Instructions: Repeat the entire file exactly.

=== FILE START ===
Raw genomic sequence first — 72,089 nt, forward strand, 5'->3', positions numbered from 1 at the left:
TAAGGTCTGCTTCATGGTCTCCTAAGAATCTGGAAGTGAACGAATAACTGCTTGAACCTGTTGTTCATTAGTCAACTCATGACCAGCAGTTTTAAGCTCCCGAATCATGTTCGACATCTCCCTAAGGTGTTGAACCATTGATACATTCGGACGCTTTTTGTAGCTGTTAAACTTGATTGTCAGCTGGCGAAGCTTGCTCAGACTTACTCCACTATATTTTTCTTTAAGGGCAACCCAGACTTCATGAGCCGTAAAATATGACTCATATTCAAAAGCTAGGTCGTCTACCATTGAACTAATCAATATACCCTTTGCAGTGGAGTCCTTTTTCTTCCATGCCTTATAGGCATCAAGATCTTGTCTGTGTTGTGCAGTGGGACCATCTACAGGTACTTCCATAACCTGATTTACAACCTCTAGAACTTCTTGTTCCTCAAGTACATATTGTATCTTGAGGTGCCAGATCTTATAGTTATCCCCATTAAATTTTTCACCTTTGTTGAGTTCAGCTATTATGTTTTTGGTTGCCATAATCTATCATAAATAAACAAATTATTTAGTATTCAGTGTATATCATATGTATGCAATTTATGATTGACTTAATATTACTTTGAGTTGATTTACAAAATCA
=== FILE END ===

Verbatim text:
Raw genomic sequence first — 72,089 nt, forward strand, 5'->3', positions numbered from 1 at the left:
TAAGGTCTGCTTCATGGTCTCCTAAGAATCTGGAAGTGAACGAATAACTGCTTGAACCTGTTGTTCATTAGTCAACTCATGACCAGCAGTTTTAAGCTCCCGAATCATGTTCGACATCTCCCTAAGGTGTTGAACCATTGATACATTCGGACGCTTTTTGTAGCTGTTAAACTTGATTGTCAGCTGGCGAAGCTTGCTCAGACTTACTCCACTATATTTTTCTTTAAGGGCAACCCAGACTTCATGAGCCGTAAAATATGACTCATATTCAAAAGCTAGGTCGTCTACCATTGAACTAATCAATATACCCTTTGCAGTGGAGTCCTTTTTCTTCCATGCCTTATAGGCATCAAGATCTTGTCTGTGTTGTGCAGTGGGACCATCTACAGGTACTTCCATAACCTGATTTACAACCTCTAGAACTTCTTGTTCCTCAAGTACATATTGTATCTTGAGGTGCCAGATCTTATAGTTATCCCCATTAAATTTTTCACCTTTGTTGAGTTCAGCTATTATGTTTTTGGTTGCCATAATCTATCATAAATAAACAAATTATTTAGTATTCAGTGTATATCATATGTATGCAATTTATGATTGACTTAATATTACTTTGAGTTGATTTACAAAATCA